US Secretary of State Hillary Clinton’s India sojourn went much as expected. There was an emphasis on increasing US-India engagement in numerous spheres, talk of a greater role for India on the world stage, a clear noting of the fact that both countries are natural allies, and also public recognition that their common interests and values outshine the differences between the two countries.
But there were two particularly interesting things about Clinton’s stay. First was how this round of US-India engagement has been so dominated by women. Clinton met with Congress Party President Sonia Gandhi, Tamil Nadu Chief Minister Jayalalitha Jayaramand Foreign Secretary Nirupama Rao, while India’s ambassador to the United States, Meera Shankar, has played an active role in arranging the visit.
The second interesting point is that the only other placeClinton visited aside from New Delhi was Chennai. Clinton’s key engagements included a lecture at the Anna Centenary Library, where she lauded Tamil Nadu for its commendable progress, especially in the realm of education and industrialisation. She also spoke about broader issues, such as the Indo-US partnership, the situation in neighbouring Sri Lanka and the role India can play in stabilising South Asia.
Interestingly, while talking about a larger role for India in the Asia-Pacific region, Clinton invoked Chennai’s geographical location and Tamil Nadu’s historical links with Southeast Asia.
‘There is no better place to speak about Asia-Pacific than Chennai, which looks out onto the Bay of Bengal. Indian traders have sailed these waters for thousands of years and their influence can still be seen across the region – in the Tamil influences in the Angkor Wat temples in Cambodia and in the Ganesha gods that guard homes in Indonesia,’ she said.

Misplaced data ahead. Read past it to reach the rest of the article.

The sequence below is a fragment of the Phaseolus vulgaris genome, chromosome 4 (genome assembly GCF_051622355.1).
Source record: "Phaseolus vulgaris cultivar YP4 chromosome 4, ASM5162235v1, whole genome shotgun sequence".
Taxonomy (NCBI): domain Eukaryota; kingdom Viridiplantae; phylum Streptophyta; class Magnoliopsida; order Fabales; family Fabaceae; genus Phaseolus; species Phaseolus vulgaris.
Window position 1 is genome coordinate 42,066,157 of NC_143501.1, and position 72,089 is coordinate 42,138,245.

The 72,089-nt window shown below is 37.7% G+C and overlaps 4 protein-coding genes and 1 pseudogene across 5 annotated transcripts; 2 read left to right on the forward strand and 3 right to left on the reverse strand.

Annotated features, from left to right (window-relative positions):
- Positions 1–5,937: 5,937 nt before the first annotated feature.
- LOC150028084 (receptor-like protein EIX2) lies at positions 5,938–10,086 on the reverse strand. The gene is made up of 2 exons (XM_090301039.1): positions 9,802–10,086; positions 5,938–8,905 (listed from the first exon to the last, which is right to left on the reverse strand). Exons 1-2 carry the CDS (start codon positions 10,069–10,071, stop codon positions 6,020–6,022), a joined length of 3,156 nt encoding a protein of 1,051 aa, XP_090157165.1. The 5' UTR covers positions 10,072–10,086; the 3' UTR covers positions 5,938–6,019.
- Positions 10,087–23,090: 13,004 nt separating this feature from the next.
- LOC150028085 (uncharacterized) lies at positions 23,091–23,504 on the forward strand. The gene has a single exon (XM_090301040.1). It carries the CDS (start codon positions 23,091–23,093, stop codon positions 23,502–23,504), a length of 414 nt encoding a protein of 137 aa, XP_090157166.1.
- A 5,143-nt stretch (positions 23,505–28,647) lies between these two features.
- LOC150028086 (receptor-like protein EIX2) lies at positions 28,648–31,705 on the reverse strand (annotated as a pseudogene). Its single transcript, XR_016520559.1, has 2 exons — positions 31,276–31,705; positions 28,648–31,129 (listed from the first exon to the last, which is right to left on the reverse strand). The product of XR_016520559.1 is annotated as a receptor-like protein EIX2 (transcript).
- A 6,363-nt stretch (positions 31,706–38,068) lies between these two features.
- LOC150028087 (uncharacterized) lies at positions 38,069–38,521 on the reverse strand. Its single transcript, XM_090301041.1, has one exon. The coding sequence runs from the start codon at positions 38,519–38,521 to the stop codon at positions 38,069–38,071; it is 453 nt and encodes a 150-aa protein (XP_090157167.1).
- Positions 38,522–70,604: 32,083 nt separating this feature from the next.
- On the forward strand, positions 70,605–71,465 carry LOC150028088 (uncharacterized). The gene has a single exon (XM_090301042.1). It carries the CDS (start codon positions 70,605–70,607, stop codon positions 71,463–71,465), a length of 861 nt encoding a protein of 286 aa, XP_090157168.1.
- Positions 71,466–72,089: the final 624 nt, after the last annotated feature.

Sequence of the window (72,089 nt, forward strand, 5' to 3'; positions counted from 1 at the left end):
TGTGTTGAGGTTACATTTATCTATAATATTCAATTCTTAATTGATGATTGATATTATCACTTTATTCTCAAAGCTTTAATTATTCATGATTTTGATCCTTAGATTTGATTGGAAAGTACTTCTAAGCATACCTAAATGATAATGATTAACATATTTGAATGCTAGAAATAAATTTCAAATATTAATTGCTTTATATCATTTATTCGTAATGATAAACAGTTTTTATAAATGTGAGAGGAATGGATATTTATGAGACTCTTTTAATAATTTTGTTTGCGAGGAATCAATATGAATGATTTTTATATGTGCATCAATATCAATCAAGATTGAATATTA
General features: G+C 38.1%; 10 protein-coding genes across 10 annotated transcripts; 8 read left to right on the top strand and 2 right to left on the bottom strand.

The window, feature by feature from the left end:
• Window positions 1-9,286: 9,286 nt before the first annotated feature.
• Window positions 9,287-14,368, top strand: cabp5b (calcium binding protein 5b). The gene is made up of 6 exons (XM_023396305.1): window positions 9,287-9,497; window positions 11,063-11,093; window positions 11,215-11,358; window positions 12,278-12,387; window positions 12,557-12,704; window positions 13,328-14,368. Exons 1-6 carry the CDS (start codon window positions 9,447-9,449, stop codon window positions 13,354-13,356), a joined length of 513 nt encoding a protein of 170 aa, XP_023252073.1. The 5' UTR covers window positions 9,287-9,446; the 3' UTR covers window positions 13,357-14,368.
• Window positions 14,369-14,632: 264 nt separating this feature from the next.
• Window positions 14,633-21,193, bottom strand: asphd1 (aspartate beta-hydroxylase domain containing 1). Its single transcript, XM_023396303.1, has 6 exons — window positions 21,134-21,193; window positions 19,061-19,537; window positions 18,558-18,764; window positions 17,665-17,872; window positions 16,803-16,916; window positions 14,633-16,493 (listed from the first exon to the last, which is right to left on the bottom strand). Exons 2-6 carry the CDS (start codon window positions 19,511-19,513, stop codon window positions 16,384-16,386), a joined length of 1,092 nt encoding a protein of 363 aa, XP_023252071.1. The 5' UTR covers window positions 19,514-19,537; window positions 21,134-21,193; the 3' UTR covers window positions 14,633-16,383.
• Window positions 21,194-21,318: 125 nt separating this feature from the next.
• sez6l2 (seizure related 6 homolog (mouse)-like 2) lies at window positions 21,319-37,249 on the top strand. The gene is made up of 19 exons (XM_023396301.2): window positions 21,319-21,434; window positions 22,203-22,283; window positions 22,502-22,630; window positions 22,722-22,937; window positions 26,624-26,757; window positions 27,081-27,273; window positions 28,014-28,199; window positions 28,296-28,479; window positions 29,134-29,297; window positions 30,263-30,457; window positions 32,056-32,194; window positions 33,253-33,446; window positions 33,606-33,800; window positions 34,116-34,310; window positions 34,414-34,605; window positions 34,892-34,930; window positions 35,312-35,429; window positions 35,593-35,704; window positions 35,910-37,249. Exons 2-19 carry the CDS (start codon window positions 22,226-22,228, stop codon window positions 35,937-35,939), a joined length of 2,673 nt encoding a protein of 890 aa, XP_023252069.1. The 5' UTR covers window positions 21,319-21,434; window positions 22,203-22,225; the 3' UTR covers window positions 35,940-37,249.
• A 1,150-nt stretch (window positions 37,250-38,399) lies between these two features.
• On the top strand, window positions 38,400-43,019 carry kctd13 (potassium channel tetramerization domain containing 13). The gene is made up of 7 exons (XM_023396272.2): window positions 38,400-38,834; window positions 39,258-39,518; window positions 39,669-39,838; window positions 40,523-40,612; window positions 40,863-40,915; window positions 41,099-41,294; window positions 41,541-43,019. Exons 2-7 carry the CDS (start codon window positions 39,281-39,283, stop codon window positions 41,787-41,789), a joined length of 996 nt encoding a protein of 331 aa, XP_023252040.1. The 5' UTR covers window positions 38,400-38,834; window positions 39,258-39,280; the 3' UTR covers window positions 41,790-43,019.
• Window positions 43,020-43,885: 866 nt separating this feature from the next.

So why is the Chennai visit noteworthy? For a start, it recognises a new dynamic in India’s foreign policy, namely the increasing role of provinces in India’s conduct of foreign policy. While once it would have seemed odd for a foreign dignitary to discuss bilateral relations with a third nation with the chief minister of a state, Clinton did precisely this when she discussed the Sri Lankan issue with Jayalalitha.
Second, Clinton’s visit to southern India clearly underscores the increasing clout the region has, both economically and politically. No longer is there a sense that foreign policy is framed exclusively through a north Indian way of thinking.
Finally, Clinton’s visit was also a reminder of the challenges of tackling the increasing friction between the United States and Pakistan, a reality that’s bound to have an impact on the soon to be held foreign minister level talks between India and Pakistan. The arrest of Ghulam Nabi Fai, head of the Kashmiri American Council, by the FBI has only exacerbated the tensions between Washington and Islamabad. This comes on top of Pakistani anger after the US halted $800 million of military aid to Pakistan.
India certainly therefore has its task cut out to ensure that tits cosying up to Washington doesn’t impact it’s engagement with Pakistan, progress on which is imperative for stability in the region. Achieving this will likely mean that Indian decision makers will have to rely more on instinct than conventional intelligence.
As Otto von Bismarck once stated:
‘The best a statesman can do is to listen to the footsteps of God, get hold of the hem of his cloak, and walk with him a few steps of the way’.
Tridivesh Singh Maini is an Associate Fellow with the Observer Research Foundation, New Delhi